Central Highlands (Victoria)

From Wikipedia, the free encyclopedia
Jump to navigation Jump to search

Victoria's Central Highlands
A log dump in the Central Highlands

The Central Highlands is a region of Victoria. This term is mainly used in a geological context to describe the part of the Great Dividing Range in Victoria that is outside the Alpine areas. The area is situated east of Ballarat, south of Bendigo, north and east of Melbourne, west of the Alpine areas and includes the Great Dividing Range. Major towns of the highlands include Castlemaine, Creswick, Daylesford, Gisborne, Kyneton and Woodend. All these towns are located in the western part of the Central Highlands usually referred to as the West Central Highlands. The eastern part of the Central Highlands referred to as the East Central Highlands also contains areas of rainforest.[1]


The East Victorian Central Highlands, including Melbourne's forested water catchments, contain cool temperate rainforests; dominated by myrtle beech and southern sassafras,[1] with an understorey of ferns and mosses. They may also contain eucalypt trees and blackwood.[2]

Logging and environmental impact[edit]

The Central Highlands Regional Forest Agreement protects approximately 43.84% of rainforest stands in the Central Highlands of Victoria within dedicated reserves. Any rainforest that is not within these dedicated reserve is susceptible to the impacts of clearfell logging.[3] A paper published in the US-based Proceedings of the National Academy of Sciences reports that the world’s most carbon dense forest is found in the Central Highlands of Victoria.[3]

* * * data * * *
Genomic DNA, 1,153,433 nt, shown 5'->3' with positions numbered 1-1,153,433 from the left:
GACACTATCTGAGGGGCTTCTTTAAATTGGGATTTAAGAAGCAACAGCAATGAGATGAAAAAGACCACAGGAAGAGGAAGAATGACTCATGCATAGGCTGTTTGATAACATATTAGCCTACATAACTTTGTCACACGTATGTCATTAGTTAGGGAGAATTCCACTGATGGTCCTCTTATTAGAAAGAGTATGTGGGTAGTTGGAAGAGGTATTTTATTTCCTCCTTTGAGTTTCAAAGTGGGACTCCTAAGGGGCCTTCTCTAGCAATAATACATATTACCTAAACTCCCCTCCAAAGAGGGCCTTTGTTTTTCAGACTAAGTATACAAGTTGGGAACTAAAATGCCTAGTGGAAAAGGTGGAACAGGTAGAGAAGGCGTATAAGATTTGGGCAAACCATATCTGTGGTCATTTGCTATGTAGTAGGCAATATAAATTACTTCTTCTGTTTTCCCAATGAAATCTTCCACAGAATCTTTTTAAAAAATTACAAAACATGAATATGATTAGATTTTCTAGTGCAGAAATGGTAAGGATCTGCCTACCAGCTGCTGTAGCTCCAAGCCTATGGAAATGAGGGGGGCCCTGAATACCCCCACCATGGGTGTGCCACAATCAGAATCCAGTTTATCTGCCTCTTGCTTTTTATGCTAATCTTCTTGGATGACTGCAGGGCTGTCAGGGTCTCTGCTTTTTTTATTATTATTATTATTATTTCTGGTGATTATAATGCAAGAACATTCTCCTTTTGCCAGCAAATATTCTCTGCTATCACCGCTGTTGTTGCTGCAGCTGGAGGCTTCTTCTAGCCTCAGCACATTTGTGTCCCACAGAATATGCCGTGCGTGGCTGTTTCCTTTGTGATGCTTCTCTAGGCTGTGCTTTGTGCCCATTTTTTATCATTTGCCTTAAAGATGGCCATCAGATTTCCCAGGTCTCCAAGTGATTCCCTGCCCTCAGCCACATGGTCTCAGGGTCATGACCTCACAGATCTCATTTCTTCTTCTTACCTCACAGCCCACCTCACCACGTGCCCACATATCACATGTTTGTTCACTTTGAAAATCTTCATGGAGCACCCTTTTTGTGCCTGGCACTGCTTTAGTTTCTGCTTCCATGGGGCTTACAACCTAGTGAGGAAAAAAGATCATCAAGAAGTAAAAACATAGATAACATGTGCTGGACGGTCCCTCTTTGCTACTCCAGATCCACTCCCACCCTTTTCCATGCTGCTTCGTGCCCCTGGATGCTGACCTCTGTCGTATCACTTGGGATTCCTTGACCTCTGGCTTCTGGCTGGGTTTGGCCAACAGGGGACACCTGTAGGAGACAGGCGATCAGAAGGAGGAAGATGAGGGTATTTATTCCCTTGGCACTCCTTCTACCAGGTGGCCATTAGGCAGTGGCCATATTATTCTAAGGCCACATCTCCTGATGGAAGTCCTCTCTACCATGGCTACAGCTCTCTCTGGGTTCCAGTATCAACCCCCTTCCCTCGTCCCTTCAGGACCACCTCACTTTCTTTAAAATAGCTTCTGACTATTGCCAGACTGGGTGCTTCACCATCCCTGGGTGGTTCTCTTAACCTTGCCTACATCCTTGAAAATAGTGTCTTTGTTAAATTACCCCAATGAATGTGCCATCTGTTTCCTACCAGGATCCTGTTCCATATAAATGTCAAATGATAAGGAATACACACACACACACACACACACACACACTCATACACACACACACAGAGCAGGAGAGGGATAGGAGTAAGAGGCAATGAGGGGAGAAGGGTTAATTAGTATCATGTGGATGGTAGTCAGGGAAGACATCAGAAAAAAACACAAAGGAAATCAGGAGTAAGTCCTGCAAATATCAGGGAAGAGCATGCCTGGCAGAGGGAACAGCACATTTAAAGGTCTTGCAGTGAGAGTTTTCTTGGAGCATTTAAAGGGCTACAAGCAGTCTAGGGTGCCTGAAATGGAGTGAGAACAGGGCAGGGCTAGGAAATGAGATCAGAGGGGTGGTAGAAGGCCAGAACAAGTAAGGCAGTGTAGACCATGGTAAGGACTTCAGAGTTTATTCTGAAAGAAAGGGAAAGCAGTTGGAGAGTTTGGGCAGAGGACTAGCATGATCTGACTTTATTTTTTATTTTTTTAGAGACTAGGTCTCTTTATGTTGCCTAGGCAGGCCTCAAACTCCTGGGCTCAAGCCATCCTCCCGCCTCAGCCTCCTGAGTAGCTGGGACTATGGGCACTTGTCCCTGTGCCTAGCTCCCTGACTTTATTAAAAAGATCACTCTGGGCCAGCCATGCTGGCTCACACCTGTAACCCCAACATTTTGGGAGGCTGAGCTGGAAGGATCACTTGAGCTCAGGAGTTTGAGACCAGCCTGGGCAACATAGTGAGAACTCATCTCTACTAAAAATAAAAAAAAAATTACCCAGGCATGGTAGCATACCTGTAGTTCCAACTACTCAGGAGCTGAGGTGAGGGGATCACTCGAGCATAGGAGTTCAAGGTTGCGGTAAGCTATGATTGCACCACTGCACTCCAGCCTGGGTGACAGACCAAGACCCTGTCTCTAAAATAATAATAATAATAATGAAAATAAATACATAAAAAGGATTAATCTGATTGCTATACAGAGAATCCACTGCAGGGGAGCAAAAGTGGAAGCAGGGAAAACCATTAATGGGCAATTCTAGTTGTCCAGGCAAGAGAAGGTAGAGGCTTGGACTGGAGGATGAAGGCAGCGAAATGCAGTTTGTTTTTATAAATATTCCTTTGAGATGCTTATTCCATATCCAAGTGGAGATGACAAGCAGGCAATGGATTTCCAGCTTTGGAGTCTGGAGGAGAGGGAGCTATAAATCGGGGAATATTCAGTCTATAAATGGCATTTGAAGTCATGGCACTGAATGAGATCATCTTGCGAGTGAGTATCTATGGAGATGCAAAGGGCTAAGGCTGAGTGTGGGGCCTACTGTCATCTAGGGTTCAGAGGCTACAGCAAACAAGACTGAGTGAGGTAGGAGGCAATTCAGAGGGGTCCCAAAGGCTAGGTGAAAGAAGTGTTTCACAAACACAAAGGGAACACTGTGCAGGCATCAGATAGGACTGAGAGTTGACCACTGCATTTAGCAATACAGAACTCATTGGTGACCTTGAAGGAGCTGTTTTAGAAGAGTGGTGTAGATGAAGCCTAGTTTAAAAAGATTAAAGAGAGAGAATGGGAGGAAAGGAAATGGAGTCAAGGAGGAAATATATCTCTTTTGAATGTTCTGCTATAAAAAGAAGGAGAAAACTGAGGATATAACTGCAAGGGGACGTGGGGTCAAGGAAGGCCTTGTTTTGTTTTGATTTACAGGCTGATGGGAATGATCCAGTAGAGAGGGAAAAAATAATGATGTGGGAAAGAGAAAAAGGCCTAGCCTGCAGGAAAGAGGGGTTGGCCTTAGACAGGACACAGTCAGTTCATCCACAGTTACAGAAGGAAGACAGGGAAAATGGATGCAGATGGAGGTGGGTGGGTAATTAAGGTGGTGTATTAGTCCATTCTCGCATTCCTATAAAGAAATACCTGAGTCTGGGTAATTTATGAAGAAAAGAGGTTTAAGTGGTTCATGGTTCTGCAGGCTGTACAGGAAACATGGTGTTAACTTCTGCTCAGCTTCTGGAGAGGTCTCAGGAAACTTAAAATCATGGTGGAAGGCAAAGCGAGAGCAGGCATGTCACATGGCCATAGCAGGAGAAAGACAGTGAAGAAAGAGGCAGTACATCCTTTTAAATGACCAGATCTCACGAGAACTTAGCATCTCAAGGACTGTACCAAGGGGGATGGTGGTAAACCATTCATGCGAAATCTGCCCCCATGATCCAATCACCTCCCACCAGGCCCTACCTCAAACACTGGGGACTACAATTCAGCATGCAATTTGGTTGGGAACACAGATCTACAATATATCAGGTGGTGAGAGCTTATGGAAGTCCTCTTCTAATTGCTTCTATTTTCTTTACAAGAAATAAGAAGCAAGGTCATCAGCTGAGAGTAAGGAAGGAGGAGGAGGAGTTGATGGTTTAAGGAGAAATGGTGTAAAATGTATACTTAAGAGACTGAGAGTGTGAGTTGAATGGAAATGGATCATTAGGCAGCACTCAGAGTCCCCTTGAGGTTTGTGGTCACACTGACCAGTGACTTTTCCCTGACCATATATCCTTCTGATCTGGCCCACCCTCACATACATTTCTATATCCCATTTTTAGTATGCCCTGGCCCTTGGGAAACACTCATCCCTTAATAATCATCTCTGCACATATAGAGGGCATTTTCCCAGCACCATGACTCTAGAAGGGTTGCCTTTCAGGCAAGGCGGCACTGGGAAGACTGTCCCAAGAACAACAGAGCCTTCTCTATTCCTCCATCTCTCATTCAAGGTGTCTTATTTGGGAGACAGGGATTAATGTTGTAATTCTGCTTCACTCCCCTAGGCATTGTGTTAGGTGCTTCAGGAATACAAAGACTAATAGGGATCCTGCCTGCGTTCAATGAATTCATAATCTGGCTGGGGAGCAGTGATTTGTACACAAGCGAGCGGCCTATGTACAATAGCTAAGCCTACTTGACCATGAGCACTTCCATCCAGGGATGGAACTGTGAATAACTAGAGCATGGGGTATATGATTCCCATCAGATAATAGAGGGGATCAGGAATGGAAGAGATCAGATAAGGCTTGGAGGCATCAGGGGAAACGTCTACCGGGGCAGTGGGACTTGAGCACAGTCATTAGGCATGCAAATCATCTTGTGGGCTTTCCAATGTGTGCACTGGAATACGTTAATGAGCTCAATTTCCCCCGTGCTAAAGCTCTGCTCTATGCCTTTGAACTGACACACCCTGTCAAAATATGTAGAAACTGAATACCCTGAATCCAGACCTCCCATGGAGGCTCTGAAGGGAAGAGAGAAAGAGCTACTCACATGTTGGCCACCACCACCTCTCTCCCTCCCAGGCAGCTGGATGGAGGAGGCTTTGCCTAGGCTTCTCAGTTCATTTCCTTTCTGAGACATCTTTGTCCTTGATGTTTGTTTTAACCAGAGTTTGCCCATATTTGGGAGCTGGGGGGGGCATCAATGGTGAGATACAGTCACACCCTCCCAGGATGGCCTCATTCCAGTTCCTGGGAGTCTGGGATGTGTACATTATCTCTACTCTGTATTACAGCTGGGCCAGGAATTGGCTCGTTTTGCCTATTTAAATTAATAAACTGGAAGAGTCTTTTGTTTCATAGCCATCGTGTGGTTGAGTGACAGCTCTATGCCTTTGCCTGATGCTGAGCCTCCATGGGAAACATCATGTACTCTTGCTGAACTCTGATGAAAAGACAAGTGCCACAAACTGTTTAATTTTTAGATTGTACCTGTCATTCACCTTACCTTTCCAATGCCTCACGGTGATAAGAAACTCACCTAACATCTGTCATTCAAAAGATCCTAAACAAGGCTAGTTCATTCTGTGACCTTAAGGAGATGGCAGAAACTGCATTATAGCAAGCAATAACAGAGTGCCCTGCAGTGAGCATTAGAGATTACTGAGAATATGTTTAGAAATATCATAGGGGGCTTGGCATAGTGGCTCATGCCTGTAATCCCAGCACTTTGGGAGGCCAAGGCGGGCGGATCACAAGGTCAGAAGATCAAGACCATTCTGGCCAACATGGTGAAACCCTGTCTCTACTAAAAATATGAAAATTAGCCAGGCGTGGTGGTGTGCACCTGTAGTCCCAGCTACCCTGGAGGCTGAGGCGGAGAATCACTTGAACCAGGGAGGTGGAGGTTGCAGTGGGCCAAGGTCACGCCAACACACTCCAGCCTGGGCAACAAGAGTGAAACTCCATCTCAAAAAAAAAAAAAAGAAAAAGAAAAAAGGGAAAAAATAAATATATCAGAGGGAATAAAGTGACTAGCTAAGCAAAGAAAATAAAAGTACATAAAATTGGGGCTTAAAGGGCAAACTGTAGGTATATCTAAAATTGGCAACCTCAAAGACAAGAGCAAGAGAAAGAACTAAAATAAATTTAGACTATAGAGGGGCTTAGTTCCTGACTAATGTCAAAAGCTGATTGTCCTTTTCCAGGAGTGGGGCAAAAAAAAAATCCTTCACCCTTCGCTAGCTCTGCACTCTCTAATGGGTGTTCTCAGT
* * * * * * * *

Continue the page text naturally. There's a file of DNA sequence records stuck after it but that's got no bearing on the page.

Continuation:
Logging is proceeding in very significant regions of the Toolangi State Forest, including forest that provides habitat for the endangered Leadbeater's possum such as Nolan's Gully, and forest adjacent to Sylvia Creek Road.[4]

Mount Beenak panorama looking towards Yarra Valley showing extensive logging of summit, July 2013

See also[edit]


  1. ^ a b http://www.vicrainforest.org/chrainforest.php
  2. ^ 7 November 2003. "Rainforest Fact Sheet" Archived 13 June 2011 at the Wayback Machine. State of Victoria, Department of Sustainability and Environment, Retrieved on 4 August 2009
  3. ^ a b 16 Jun 2009. "Australia: Scientists call for Protection of world’s most carbon dense Forests". San Francisco Bay Area Independent Media Center, Retrieved on 4 August 2009
  4. ^ Toolangi's forest sanctuary disappears, The Wilderness Society

External links[edit]

Coordinates: 37°04′42.3″S 144°12′43.8″E / 37.078417°S 144.212167°E / -37.078417; 144.212167